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Advanced stats preview: Can Florida score on Florida State?

Florida’s offense has failed to score against the best, and worst defenses it has faced.

Kim Klement-USA TODAY Sports

Florida State’s final regular season opponent is Florida.

Let’s take a look at the state of the SEC East champion Gators, most recently from its 16-10 win at LSU. Here is the advanced box score from Florida’s win.

LSU held the advantage in plays (16 more), yards (138 more), yards/play, and success rate.

Florida held the advantage in points per opportunity (3.2 to 2.0), and turnovers (2 to 0). LSU scored 10 points on five red zone possessions.

Record-setting fluke?

Florida had 36 percent of its yards in the win over LSU on one play, a 98-yard catch. That is remarkable, especially when compared to the other teams who have won with one play making up a good chunk of total yardage.

Akron had 23 percent against Miami Ohio, Miami Ohio had 21 percent against Kent State, Hawaii had 19 percent against Fresno State, and UCF had 17 percent against Tulane.


  • Chunk plays (passes of 15+, runs of 10+): Florida had six, LSU had 15.
  • The Gators had a passing success rate of just 21 percent, and just 13 percent on obvious passing downs.
  • Florida did run the football very well against LSU once LB Kendall Beckwith left the game.
  • LSU was poor throwing the ball on early downs, which encouraged UF to load up against the run even more.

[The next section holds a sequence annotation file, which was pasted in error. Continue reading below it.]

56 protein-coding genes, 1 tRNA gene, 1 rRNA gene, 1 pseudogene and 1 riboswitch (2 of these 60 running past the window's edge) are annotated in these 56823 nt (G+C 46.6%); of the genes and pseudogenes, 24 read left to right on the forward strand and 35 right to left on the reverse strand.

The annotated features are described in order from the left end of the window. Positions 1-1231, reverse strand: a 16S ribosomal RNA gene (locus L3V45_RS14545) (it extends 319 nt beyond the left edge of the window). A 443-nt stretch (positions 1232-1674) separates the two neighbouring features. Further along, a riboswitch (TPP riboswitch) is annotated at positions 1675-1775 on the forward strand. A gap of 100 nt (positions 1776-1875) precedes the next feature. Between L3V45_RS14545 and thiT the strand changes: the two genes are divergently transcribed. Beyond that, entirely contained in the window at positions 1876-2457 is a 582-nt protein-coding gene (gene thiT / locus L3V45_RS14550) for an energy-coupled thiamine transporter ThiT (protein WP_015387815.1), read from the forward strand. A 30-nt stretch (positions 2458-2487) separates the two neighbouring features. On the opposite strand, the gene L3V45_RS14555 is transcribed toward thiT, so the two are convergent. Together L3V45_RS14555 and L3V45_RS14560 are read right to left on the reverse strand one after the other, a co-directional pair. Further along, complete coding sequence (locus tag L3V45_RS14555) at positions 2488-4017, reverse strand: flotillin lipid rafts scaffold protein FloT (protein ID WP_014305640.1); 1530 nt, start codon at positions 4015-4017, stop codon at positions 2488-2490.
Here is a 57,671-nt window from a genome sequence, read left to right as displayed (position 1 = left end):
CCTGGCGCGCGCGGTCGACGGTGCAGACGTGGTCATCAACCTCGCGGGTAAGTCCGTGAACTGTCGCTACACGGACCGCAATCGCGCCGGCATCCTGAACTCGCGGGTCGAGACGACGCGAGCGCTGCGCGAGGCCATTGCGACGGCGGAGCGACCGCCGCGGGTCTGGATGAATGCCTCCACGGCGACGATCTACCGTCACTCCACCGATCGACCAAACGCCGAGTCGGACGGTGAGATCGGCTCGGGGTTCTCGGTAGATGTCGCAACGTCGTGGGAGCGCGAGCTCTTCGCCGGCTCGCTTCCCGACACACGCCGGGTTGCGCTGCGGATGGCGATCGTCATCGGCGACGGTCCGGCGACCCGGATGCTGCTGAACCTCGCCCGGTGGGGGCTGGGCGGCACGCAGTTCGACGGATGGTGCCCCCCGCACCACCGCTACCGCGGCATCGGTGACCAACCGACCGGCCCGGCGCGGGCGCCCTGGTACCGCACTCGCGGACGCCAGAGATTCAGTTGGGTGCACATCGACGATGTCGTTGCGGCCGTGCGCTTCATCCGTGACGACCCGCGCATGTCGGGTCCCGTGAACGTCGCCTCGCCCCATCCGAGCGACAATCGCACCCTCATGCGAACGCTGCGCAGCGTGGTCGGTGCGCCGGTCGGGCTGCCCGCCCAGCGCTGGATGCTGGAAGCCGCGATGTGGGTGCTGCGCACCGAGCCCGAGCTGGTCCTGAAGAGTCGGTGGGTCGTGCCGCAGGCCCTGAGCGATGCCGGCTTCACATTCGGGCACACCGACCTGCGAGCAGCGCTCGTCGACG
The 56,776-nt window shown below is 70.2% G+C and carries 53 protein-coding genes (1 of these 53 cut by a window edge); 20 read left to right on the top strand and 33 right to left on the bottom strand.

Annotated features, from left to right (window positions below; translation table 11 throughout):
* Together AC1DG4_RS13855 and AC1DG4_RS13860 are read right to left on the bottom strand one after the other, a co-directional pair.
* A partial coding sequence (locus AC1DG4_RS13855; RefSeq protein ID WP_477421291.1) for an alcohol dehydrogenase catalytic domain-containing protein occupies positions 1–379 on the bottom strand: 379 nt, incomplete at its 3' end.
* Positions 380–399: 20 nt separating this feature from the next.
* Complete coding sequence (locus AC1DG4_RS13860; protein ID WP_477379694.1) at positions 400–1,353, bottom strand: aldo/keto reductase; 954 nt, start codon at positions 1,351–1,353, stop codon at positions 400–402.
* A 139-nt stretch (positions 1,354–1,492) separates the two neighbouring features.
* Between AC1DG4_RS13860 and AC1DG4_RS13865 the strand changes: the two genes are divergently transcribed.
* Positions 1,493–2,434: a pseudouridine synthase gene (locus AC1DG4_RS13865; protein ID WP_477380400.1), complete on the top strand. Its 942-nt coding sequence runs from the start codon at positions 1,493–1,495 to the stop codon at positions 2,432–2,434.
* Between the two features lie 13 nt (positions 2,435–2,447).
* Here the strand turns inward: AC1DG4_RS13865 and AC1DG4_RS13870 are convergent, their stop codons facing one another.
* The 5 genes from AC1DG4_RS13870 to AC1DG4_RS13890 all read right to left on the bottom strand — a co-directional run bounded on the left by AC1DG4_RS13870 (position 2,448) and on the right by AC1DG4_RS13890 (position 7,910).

There is not much mystery in this one. Florida is going to want to make this an ugly, low point game.

Florida has one of the worst offenses FSU will play all year. It rates 88th nationally in S&P+ offense, and that ranking is well earned. The Gators put up 3.2 yards/play against Georgia, 4.73 against Arkansas (the worst defense the SEC has seen in years), 6.41 against South Carolina and 5.2 on LSU.

Surprisingly, with Florida’s newfound run success, it is still very bad at throwing deep.

Appleby has been somewhat better in this area than the former starter Del Rio had, since Del Rio has a very weak arm.

Appleby is actually pretty mobile, and I anticipate that the Gators will try to run him more against FSU.

Florida has not scored 30 points in more than a month, and has not done so against a team with a winning record since September 10 (Kentucky). Florida has failed to score against the best defenses it has faced, and, for the most part, the worst defenses it has faced (like Arkansas).

While much of FSU’s newfound defensive improvement over the last few weeks may be fool’s gold due to the lack of quality offenses faced, Florida does not represent a step up in offense. Of FSU’s FBS opponents, only Boston College and Wake Forest have been less effective on offense (you could argue that perhaps Syracuse’s attack without its starting QB was also worse). And Florida plays a style very similar to FSU’s on offense, meaning the Seminoles’ defense should be prepared for it.

On the flip side, Florida’s defense is really good. It might not be quite as good as it was early in the year due to some injuries, but it is good. Florida’s corners are very good, and the Gators are stout on the interior with Caleb Brantley and Joey Ivey. If the Gators’ defense is able to give the offense short fields via turnovers, UF could score more than expected.

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